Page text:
FROM THE SEBASTIAN COUNTY CIRCUIT COURT, FORT SMITH DISTRICT
[NO. 66CV-2013-101] HONORABLE STEPHEN TABOR, JUDGE
Law Firm, P.A., by: Don P. Chaney, for appellant.
Huckabay Law Firm, PLC, by: D. Michael Huckabay, Jr., and
Kathryn B. Knisley, for appellee.
RAYMOND R. ABRAMSON, Judge
Roberts appeals the Sebastian County Circuit Court's
dismissal of his complaint with prejudice. On appeal, Roberts
argues that the circuit court abused its discretion in
dismissing his complaint for failing to supplement his
discovery responses. We disagree and affirm.
case has an extensive procedural history that involves two
criminal prosecutions against Roberts in the United States
District Court for the Western District of Arkansas. We begin
by discussing the first criminal case. Specifically, on June
29, 2000, a federal jury convicted Roberts of two counts of
willfully failing to file income tax returns for the 1993 and
1994 tax years in violation of 26 U.S.C. § 7203. The
district court sentenced Roberts to sixteen months'
imprisonment and a one-year term of supervised release.
Roberts was released from prison on December 19, 2001.
November 28, 2006, Roberts's car collided with Ed Dell
Wortz's vehicle. On January 24, 2013, Roberts filed a
complaint in the Sebastian County Circuit Court against Wortz
for negligence arising out of the car accident. Among other damages, Roberts asked for
loss of future income and loss of earning capacity. The court
set a discovery deadline for October 19, 2014, and a trial
date for December 8, 2014.
February 13, 2014, Roberts responded to Wortz's written
discovery request that Roberts "list all lawsuits,
civil, and criminal, in which [he had] ever been involved as
a party." Roberts responded that he had been a party in
a divorce proceeding and "a criminal lawsuit with the
[Internal Revenue Service (IRS)] in 2000 in the Western
District of Arkansas."
Roberts had served Wortz with the response, on June 25, 2014,
the United States Attorney for the Western District of
Arkansas filed a criminal indictment against Roberts for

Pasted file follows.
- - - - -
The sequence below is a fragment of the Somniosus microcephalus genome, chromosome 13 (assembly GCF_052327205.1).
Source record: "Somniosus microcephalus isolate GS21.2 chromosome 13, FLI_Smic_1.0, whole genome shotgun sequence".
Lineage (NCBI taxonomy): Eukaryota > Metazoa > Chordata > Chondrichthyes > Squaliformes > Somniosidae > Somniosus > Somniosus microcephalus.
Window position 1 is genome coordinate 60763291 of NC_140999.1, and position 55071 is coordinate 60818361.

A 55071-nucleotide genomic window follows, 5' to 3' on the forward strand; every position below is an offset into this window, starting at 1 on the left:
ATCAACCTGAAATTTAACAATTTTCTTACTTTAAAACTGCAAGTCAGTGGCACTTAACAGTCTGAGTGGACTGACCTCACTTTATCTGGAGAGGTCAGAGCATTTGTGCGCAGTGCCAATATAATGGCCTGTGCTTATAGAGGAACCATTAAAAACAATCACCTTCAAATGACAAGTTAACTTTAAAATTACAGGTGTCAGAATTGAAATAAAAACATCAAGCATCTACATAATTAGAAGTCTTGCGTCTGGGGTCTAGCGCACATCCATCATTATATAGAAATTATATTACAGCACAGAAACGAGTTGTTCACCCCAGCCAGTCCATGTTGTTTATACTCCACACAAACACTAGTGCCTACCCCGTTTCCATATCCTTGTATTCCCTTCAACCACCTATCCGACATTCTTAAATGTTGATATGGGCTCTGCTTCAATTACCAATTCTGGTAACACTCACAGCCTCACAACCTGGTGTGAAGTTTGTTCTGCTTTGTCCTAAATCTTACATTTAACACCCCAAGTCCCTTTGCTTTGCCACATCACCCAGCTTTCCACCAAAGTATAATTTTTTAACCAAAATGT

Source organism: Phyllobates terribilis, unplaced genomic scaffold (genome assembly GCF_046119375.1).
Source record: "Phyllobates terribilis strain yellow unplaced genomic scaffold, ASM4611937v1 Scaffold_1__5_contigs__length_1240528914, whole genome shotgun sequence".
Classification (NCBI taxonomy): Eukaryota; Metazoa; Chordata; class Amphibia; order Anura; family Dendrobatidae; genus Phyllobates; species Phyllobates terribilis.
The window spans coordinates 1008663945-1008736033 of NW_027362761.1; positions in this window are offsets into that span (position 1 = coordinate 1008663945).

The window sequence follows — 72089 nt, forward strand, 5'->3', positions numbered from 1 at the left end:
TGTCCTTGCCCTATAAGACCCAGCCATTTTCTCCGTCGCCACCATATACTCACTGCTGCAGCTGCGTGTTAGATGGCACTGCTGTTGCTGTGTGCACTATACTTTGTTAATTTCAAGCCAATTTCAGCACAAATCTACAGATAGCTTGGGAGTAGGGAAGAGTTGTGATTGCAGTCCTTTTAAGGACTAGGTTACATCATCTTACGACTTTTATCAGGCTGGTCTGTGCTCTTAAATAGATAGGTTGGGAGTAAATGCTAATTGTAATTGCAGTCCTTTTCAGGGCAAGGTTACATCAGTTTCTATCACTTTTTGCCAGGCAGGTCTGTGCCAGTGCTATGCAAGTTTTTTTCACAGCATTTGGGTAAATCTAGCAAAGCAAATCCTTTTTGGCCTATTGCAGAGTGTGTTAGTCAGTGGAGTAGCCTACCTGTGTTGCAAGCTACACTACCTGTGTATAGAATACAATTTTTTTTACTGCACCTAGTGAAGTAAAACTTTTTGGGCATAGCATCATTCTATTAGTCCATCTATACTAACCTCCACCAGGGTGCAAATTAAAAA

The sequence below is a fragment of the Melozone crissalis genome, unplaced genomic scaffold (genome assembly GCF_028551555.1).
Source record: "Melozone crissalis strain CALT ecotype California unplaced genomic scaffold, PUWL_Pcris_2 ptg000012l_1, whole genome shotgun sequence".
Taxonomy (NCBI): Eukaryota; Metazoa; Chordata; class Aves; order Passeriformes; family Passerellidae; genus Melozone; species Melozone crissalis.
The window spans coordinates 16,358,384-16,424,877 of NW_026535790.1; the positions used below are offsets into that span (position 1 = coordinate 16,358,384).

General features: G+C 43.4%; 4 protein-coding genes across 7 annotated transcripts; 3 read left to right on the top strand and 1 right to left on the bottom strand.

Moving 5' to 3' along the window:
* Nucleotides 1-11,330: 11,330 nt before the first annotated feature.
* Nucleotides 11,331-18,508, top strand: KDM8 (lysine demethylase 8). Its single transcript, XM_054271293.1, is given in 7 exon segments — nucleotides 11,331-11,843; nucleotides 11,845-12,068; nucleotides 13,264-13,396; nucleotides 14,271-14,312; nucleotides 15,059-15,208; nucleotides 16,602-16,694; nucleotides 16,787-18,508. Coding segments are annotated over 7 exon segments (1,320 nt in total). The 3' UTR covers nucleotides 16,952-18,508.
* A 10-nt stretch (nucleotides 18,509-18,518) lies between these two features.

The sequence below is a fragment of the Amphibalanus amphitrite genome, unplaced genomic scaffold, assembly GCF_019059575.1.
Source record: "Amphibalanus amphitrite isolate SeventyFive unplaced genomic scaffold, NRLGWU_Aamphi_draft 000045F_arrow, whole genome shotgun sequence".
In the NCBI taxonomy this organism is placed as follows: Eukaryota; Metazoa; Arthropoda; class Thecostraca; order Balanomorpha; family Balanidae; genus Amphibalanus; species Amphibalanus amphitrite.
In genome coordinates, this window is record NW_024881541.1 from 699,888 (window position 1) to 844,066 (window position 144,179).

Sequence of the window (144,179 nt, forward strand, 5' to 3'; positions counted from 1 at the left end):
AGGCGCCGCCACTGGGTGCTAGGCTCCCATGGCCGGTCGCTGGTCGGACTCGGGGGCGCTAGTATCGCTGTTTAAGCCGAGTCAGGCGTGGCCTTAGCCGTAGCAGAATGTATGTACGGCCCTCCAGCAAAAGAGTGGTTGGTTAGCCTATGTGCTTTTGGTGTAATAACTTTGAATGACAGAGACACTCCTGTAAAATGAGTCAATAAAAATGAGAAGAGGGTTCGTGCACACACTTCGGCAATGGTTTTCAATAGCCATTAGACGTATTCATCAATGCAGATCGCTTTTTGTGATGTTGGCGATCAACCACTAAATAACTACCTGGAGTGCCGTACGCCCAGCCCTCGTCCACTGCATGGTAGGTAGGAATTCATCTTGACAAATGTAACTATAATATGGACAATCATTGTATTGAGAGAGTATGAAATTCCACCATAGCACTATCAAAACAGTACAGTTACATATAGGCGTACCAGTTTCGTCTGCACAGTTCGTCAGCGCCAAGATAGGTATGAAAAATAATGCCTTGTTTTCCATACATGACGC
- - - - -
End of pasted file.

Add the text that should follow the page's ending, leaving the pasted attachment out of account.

interfering with the administration of the IRS by impeding or
obstructing the duties of an IRS agent in violation of 26
U.S.C. § 7212(a). Roberts did not supplement his
discovery response with the new indictment.
October 24, 2014, Roberts filed a motion in limine in his
civil lawsuit against Wortz requesting the court to exclude
evidence of his 2000 tax conviction. He argued that the
conviction is inadmissible under Arkansas Rule of Evidence
609 because ten years had elapsed since the conviction. He
further asserted that the conviction would result in
embarrassment, annoyance, and unfair prejudice to him. Also
on October 24, 2014, Roberts filed a motion in limine asking
the court to exclude from evidence his IRS file, which showed
his outstanding tax lien. He asserted that the file was
irrelevant to his negligence claim and could reveal
inadmissible and prejudicial evidence regarding his 2000 tax
conviction. Roberts did not reference his 2014 criminal
indictment in either motion.
November 21, 2014, Wortz filed a motion to dismiss
Roberts's complaint. She informed the court that she had
independently learned that Roberts had an interest in Spinal
Health & Wellness Research Center, LLC, and that Roberts
had failed to disclose his interest in response to her
discovery request for disclosures of any entities in which he
has or had an interest. On December 4, 2014, the court issued
a letter denying Wortz's motion to dismiss. The court
It appears to me there was in fact a discovery violation,
however inadvertent it might have been. It also appears on
the surface to be one that would likely have no impact on the
issues to be tried. On the other hand this is according to
each of you a multi-million dollar case that has been in
litigation for years. I understand [Wortz's
counsel]'s desire to investigate the matter fully and to
not be forced into a situation where he is forced to take
[Roberts]'s word on the matter without further inquiry on
his part. Because the violation does not appear to have
resulted from a sinister plan on behalf of [Roberts] or his
witness, I will not dismiss the complaint nor will I prohibit
evidence from being presented to support [Roberts]'s
economic damage claim as requested in the motion.
December 5, 2014, the court entered an order resetting the
jury trial from December 8, 2014, to July 13, 2015.
1, 2015, the circuit court entered an order denying
Roberts's motion in limine to exclude his tax records.
The court found that Roberts's tax records were relevant
to his claim for loss of income. The court granted